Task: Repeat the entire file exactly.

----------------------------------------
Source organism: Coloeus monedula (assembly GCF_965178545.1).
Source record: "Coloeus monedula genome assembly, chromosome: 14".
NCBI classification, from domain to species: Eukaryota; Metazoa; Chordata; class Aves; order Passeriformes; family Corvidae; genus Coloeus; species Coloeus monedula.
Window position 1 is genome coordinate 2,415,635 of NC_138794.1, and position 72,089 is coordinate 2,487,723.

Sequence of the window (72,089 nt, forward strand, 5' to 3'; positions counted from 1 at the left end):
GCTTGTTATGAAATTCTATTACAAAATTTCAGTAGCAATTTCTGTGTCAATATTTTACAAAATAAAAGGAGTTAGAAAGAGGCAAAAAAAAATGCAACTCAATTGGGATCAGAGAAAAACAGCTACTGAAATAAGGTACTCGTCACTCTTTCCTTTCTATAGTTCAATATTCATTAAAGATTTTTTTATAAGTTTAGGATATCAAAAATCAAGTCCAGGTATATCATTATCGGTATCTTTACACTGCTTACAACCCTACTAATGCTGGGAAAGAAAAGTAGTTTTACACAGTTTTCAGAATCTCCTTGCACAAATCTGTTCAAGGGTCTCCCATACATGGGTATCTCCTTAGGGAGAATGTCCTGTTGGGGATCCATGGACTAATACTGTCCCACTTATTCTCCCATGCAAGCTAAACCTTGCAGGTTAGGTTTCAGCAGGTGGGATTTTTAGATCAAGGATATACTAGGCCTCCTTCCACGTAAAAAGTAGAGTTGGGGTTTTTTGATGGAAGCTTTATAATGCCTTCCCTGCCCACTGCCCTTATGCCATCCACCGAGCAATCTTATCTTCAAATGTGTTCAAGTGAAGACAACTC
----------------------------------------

Source organism: Coloeus monedula (assembly GCF_965178545.1).
Source record: "Coloeus monedula genome assembly, chromosome: 14".
NCBI classification, from domain to species: Eukaryota; Metazoa; Chordata; class Aves; order Passeriformes; family Corvidae; genus Coloeus; species Coloeus monedula.
Window position 1 is genome coordinate 2,415,635 of NC_138794.1, and position 72,089 is coordinate 2,487,723.

Sequence of the window (72,089 nt, forward strand, 5' to 3'; positions counted from 1 at the left end):
GCTTGTTATGAAATTCTATTACAAAATTTCAGTAGCAATTTCTGTGTCAATATTTTACAAAATAAAAGGAGTTAGAAAGAGGCAAAAAAAAATGCAACTCAATTGGGATCAGAGAAAAACAGCTACTGAAATAAGGTACTCGTCACTCTTTCCTTTCTATAGTTCAATATTCATTAAAGATTTTTTTATAAGTTTAGGATATCAAAAATCAAGTCCAGGTATATCATTATCGGTATCTTTACACTGCTTACAACCCTACTAATGCTGGGAAAGAAAAGTAGTTTTACACAGTTTTCAGAATCTCCTTGCACAAATCTGTTCAAGGGTCTCCCATACATGGGTATCTCCTTAGGGAGAATGTCCTGTTGGGGATCCATGGACTAATACTGTCCCACTTATTCTCCCATGCAAGCTAAACCTTGCAGGTTAGGTTTCAGCAGGTGGGATTTTTAGATCAAGGATATACTAGGCCTCCTTCCACGTAAAAAGTAGAGTTGGGGTTTTTTGATGGAAGCTTTATAATGCCTTCCCTGCCCACTGCCCTTATGCCATCCACCGAGCAATCTTATCTTCAAATGTGTTCAAGTGAAGACAACTC